Not Asinine Beginners

This week I take over a beginner class, which, being beginners, are not going to be doing any kind of accredited assessment. Which means RARPA, and my very favourite subject ILP targets.   Having just spent a soul destroying hour looking through endless variations of learners filling in forms, copying alphabets, putting full stops on the end of asinine sentences, writing asinine sentences about themselves and seeing where these match up to asinine targets set on ILPs. And so I find myself trawling through my scheme, realising that due to a number of factors, like the class being covered by a number of different teachers in recent months, my rough scheme outline is in fact pretty redundant, and so it’s back to the drawing board with the depressing realisation I need to find a bunch of evidence for some pretty dull stuff.

This is not me in a happy place. One of my favourite whinges about ESOL is the fact that the stuff we get learners to do is usually so safe and so very very worthy. Developing good citizens and useful members of society (i.e. wage earners). Providing them with skills they can apply in the real world. But hell’s teeth is it dull. The “Mrs Khan goes to the doctor” school of ELT. Deeply functional, worthy and honourable, but boring.

And they’ve done the worthy stuff already. I’ve been looking through their files, and they’ve done the getting a job stuff, the going to the shops, buying food, all that crap.

And I mean no disrespect to the previous teacher – they did (and do) need to practise filling forms, using upper case letters, asking questions, etc etc. There is nothing basically wrong with this – but, aside from anything else, they’ve done it.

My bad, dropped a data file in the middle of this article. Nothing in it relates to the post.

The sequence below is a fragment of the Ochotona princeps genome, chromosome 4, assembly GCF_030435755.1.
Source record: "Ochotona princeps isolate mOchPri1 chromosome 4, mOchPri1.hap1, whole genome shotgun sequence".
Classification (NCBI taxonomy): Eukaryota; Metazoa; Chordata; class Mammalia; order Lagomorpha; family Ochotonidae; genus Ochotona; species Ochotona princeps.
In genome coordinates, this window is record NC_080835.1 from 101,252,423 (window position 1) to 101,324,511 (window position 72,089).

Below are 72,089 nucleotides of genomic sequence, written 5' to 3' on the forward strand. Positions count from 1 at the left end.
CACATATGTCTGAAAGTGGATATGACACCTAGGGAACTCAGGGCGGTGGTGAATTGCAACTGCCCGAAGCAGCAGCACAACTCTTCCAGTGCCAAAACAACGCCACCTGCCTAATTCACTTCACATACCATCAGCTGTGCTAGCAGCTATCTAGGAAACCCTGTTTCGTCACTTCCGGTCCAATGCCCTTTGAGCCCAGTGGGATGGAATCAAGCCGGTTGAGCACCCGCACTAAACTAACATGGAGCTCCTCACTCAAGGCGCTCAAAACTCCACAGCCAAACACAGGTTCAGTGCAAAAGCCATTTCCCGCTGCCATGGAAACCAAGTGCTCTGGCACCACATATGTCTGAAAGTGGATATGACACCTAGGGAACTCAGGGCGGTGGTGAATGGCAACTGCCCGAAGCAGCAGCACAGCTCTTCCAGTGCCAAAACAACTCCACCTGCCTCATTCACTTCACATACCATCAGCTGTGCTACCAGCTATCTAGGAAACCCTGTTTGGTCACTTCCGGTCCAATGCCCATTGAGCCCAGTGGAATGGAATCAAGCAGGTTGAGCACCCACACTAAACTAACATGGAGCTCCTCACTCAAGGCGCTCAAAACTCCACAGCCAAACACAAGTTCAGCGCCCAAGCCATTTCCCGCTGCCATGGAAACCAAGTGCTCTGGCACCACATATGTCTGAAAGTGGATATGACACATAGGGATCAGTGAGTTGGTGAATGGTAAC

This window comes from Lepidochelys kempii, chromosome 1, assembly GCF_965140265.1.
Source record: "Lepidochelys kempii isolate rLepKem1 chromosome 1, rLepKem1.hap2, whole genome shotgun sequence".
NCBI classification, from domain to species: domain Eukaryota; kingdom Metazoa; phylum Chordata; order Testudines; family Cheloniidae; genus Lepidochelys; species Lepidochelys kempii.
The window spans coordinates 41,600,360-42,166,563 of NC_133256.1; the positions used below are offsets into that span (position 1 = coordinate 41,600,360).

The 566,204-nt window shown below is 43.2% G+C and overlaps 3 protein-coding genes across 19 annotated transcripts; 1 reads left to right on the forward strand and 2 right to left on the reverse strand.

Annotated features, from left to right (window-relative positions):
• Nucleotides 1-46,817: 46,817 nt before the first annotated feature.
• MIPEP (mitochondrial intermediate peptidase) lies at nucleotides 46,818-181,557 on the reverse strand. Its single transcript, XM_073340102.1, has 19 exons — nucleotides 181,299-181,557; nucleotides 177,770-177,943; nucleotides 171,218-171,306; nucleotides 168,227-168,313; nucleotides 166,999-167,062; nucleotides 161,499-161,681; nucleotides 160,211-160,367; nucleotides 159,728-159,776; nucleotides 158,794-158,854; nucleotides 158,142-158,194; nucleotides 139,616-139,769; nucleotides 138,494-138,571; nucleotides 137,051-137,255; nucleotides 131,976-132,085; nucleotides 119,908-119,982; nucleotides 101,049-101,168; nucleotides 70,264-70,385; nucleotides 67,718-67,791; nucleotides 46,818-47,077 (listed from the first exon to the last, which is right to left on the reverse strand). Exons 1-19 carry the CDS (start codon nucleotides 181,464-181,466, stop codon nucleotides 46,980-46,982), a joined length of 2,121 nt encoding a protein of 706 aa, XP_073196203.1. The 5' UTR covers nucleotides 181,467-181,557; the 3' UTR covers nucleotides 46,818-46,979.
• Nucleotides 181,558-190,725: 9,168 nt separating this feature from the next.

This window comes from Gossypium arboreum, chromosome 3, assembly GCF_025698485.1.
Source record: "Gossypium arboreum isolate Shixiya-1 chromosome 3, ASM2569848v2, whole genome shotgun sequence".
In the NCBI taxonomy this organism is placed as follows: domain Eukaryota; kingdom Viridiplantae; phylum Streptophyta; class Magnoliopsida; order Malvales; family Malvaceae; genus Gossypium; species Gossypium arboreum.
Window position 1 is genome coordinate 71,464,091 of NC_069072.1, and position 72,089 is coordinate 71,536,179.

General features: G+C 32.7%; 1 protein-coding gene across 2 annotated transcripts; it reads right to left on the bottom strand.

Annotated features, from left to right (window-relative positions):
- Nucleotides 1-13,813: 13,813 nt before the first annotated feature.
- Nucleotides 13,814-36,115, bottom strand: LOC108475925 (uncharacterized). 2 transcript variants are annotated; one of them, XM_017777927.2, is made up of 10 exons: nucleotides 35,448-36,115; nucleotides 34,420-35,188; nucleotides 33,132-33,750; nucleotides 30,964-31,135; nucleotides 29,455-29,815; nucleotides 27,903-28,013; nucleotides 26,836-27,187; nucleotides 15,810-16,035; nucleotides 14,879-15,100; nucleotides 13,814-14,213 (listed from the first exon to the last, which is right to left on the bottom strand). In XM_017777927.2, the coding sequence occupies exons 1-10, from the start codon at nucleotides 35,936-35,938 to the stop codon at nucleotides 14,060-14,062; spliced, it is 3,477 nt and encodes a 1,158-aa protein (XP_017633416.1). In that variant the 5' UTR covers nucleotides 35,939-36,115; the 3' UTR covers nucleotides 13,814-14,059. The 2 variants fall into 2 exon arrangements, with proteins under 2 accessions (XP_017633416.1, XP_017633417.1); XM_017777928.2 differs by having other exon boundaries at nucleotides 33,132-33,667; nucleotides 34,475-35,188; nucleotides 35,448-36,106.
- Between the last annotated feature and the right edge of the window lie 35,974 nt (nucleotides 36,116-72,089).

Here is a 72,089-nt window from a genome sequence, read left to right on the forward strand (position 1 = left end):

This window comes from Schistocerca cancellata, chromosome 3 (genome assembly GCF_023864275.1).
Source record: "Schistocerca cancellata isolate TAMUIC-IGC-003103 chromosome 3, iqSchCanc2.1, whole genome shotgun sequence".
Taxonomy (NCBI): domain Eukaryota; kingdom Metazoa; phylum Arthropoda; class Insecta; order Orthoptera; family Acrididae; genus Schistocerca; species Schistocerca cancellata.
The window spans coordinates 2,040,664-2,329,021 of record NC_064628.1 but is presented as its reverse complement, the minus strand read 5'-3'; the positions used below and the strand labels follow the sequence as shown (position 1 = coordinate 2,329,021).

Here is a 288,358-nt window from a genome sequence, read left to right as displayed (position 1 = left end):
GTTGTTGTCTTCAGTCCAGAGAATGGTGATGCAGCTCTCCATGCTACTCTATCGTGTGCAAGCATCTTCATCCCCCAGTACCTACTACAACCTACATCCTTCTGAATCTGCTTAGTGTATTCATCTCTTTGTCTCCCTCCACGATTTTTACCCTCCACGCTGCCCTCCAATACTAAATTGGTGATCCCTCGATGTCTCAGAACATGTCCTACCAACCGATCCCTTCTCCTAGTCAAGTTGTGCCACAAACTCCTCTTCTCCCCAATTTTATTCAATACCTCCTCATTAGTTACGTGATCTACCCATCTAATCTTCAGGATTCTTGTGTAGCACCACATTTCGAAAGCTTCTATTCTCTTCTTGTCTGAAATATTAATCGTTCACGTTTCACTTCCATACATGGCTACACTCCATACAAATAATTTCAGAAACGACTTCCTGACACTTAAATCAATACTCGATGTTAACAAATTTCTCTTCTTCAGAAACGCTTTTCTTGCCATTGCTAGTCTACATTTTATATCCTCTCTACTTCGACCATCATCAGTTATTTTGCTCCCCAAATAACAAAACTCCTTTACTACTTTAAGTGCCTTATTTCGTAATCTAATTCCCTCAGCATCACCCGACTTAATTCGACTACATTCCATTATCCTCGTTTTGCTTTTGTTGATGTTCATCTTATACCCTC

So a quick look through their work tells me a few things: they are largely capable of some basic writing. They need to work on (or at least review) the “obvious” beginner stuff: capital letters, full stops, asking and answering questions about themselves. They are nice. They are dedicated. Some are probably in the wrong class. But also, being at the front end of the last term, they appear to be largely on the cusp of Entry 1 (with a couple of exceptions).

And this got me thinking, and reawakened some old project based teaching ideas, with a sprinkle of TBL.

So here’s the plan.

Tomorrow, I go in, we do some stuff, I talk to them, they talk to me, we find out a little about one another. They learn some stuff about can/can’t for ability linking in to their last lesson on the Olympics by another (cover) teacher. I suspect a “find someone who” will happen at some point. (My plan is a touch more complex than that. Just.)

And we cook up a project. I don’t know what yet, exactly. I have some rough ideas. I’m going to plumb their interests (so some “likes & dislikes” work tomorrow) and see what they are interested in. But among my first thoughts are:

  • some sort of prepared presentation about themselves which we can film and share (should mean most writing targets will be hit by preparing, lots of speaking targets hit by giving)
  • a class newsletter / magazine / poster / blog (planning and drafting texts about each other in pairs for example, would involved asking for and giving information orally as well as recording it in writing)
  • some sort of survey summarising a lot of the work done so far in the year about work, food, shopping, routines, likes & dislikes, then putting the results into a simple poster they can share with their class.
  • “Days in the Life” posters based on people, photos, words, experiences, things they like or have noticed

I’d love to do some sort of story writing but it would be hard to swing that into the last five weeks of a beginner group!

The joy of all this being that regardless of the work done so far, by producing this sort of work, along with the final assessment we use for beginners, it should show demonstration of progress since they started (mostly thanks, I should add, to the teachers who taught the group for most of the year).

I should add that none of this is exactly ground breaking, nor is it much by way of ramping up the excitement. But it’s not another endless round of “filling in forms”. I suspect I will still have to trudge through the folders once or twice, to show “interim” progress, or some such, but doing this will hopefully produce something good and concrete and which the learners can take away and be pleased with. Not to mention save my sanity.

I’ll let you know how we get on.

 

 

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